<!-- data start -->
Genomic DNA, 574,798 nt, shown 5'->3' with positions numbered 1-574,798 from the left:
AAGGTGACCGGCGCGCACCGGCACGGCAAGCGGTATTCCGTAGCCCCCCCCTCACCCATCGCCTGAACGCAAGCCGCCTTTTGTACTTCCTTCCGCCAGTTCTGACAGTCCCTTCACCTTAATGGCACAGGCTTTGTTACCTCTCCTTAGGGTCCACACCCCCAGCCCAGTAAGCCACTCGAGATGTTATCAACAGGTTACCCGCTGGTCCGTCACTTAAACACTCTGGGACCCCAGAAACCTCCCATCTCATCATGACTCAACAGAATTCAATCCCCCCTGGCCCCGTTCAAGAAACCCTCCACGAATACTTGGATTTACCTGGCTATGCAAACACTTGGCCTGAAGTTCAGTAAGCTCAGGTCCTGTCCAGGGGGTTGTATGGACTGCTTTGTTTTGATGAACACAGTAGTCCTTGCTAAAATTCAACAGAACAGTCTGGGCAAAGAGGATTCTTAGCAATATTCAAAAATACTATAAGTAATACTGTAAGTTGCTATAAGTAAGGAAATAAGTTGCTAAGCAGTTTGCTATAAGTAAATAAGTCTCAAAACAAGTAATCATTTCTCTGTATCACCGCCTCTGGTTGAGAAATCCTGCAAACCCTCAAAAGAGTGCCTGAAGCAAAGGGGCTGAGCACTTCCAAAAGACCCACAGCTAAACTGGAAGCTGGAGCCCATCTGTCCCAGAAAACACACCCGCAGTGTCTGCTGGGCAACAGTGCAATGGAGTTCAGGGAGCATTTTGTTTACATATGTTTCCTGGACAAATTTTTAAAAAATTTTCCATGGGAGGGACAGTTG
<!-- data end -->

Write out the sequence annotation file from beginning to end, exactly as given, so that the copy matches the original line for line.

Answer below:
Genomic DNA, 574,798 nt, shown 5'->3' with positions numbered 1-574,798 from the left:
AAGGTGACCGGCGCGCACCGGCACGGCAAGCGGTATTCCGTAGCCCCCCCCTCACCCATCGCCTGAACGCAAGCCGCCTTTTGTACTTCCTTCCGCCAGTTCTGACAGTCCCTTCACCTTAATGGCACAGGCTTTGTTACCTCTCCTTAGGGTCCACACCCCCAGCCCAGTAAGCCACTCGAGATGTTATCAACAGGTTACCCGCTGGTCCGTCACTTAAACACTCTGGGACCCCAGAAACCTCCCATCTCATCATGACTCAACAGAATTCAATCCCCCCTGGCCCCGTTCAAGAAACCCTCCACGAATACTTGGATTTACCTGGCTATGCAAACACTTGGCCTGAAGTTCAGTAAGCTCAGGTCCTGTCCAGGGGGTTGTATGGACTGCTTTGTTTTGATGAACACAGTAGTCCTTGCTAAAATTCAACAGAACAGTCTGGGCAAAGAGGATTCTTAGCAATATTCAAAAATACTATAAGTAATACTGTAAGTTGCTATAAGTAAGGAAATAAGTTGCTAAGCAGTTTGCTATAAGTAAATAAGTCTCAAAACAAGTAATCATTTCTCTGTATCACCGCCTCTGGTTGAGAAATCCTGCAAACCCTCAAAAGAGTGCCTGAAGCAAAGGGGCTGAGCACTTCCAAAAGACCCACAGCTAAACTGGAAGCTGGAGCCCATCTGTCCCAGAAAACACACCCGCAGTGTCTGCTGGGCAACAGTGCAATGGAGTTCAGGGAGCATTTTGTTTACATATGTTTCCTGGACAAATTTTTAAAAAATTTTCCATGGGAGGGACAGTTG